Safari: Saved Searches & Finding Text on Pages

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Using Command-F in Safari to find search terms on a page is pretty much the most helpful thing in Web browsing since—well, since ever, really. It’s the kind of very basic trick that, if you show it to your technologically impaired uncle, he’ll practically explode with glee about the magic of it all and the wizardry that you embody. But did you know that Safari makes finding things even easier than using that keyboard shortcut? Let’s check it out.

So first, type whatever you want to look for in Safari’s search bar. (I’m resisting the urge here to call it “Safari’s Google search bar” mainly out of respect for the seven of you who are using Bing as your default instead.)

Then click on a link from your search results to bring up a page. After you do so, Safari will have helpfully stored your search term. It won’t tell you that it did, but believe me, it’s there. If you hit Command-F at this point, you can verify that whatever you wanted to find is already populated in your “find on page” field. 

OK, why is that so awesome? It’s because after you’ve searched for something on the Web, you don’t even need Command-F at all, thanks to the joy of Safari’s Find Next and Find Previous commands.

So let me paint you the full picture. You do your Web search in Safari. You click on a link to open a page. Instead of messing around, you immediately hit Command-G, and Safari pops you right to the first result on the page. Hit Shift-Command-G instead, and you’ll be taken to the last result on the page. As each result is found, it’ll be highlighted in yellow briefly and then fade to grey all nice-like.

You can continue tapping either shortcut to cycle through all of the times your word appears, and you’ll quickly have whatever piece of information you’re looking for. Techno-happiness, commence!

Techno-depressingly, though, I have a couple of caveats for you. First, Safari will only auto-find the first word you searched for. So if you Google “Ocarina of Time,” the term that’ll be used when you hit Command-G is “ocarina,” not the full phrase. Which is kind of a bummer.

That is, unless you’re clever enough to realize that putting the phrase in quotes makes Safari see the whole thing as a single search. Hooray for easy solutions!

Your second (albeit very minor) caveat is that this won’t work if you use the search bar on Google’s page (or any other) instead of Safari’s built-in one. 


Nope, this won’t do the same thing at all.


I suppose you can see how doing searches this way is much faster than trying to use Command-F and having to type stuff in all of the time. And that’s how you make finding things on a page as easy as falling off a log. Which, from what I hear, is pretty easy. Never tried it myself, but I have fallen off of some other things. Do wagons count? 

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If you are searching for a word or phrase that is on a webpage, in a document or email that you simply want to know more about or find a definition, you can right-click on the highlighted text and select “Search with <default search engine>”. Absolutely no typing whatsoever.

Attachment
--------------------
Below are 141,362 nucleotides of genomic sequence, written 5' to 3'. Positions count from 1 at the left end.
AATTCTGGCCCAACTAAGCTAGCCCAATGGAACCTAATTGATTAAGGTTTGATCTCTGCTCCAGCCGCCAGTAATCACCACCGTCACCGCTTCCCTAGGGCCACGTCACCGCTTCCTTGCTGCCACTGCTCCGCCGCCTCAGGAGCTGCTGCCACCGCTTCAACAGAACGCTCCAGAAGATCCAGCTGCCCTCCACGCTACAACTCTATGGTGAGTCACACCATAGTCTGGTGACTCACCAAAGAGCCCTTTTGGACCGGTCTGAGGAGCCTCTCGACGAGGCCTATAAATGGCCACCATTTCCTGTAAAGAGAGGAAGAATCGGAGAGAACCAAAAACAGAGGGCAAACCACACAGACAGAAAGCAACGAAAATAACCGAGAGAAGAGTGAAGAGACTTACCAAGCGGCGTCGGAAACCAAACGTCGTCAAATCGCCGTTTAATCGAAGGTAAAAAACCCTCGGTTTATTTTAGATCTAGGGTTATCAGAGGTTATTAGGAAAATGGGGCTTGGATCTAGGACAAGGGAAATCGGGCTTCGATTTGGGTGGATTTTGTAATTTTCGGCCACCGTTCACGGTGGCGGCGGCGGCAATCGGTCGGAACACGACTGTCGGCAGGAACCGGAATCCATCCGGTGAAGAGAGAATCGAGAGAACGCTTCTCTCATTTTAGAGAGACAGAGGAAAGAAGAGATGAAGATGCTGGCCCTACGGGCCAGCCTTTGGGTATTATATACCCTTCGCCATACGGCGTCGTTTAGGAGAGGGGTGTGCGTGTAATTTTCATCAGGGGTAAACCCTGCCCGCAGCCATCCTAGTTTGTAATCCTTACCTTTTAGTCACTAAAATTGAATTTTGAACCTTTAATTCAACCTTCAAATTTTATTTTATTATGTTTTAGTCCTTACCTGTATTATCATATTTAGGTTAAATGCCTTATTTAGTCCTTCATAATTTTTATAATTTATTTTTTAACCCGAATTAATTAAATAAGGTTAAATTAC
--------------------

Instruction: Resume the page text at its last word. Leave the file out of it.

Lee Dronick

Thanks Melissa and mblaydoe!


Too neat, too cool, so much fun to read. I could have used your trick for searching out styles of mouse traps.

We had a wee mouse in the house a few weeks ago and it was so clever I got to calling it Melissa. But that night I couldn’t sleep knowing that Melissa might get squished, impaled or stuck to a board, walk the plank over the toilet, be electrocuted, or be be made a snack by the neighbour’s cat. So I gave Melissa a short stay of execution and the next day borrowed a humane mouse trap, placed my plank walk over a dry container and returned the cat to the neighbours.

We now have a family of mice in a gerbil house in the garage so Melissa is indeed a gal. My little guy is delighted and wants to play with Melissa. This spring, she and her descendants will be released and the naming of rogue mice in this house will be more carefully chosen; and I already have an appropriate one in mind. No need for a google search for that one.


In Safari, ‘command f’ will open the drop down Safari search menu
showing the last search entered and the number of times it appears in the
current page (or tells you “not found”). At this point you can type in a new
search string and proceed as you have stated above.

Melissa Holt

Thanks to Bluewing and mblaydoe for the tips!

And you’re welcome as always, Lee. smile

Melissa Holt


If you could see what your comment has caused this morning, I think you’d be very pleased. I insisted upon reading it aloud and have been chuckling to myself about it ever since. Well done, fine sir or madam! You win my Internets Award for the day.



Command+option+f gets you directly into the search bar without having to place your cursor there manually.

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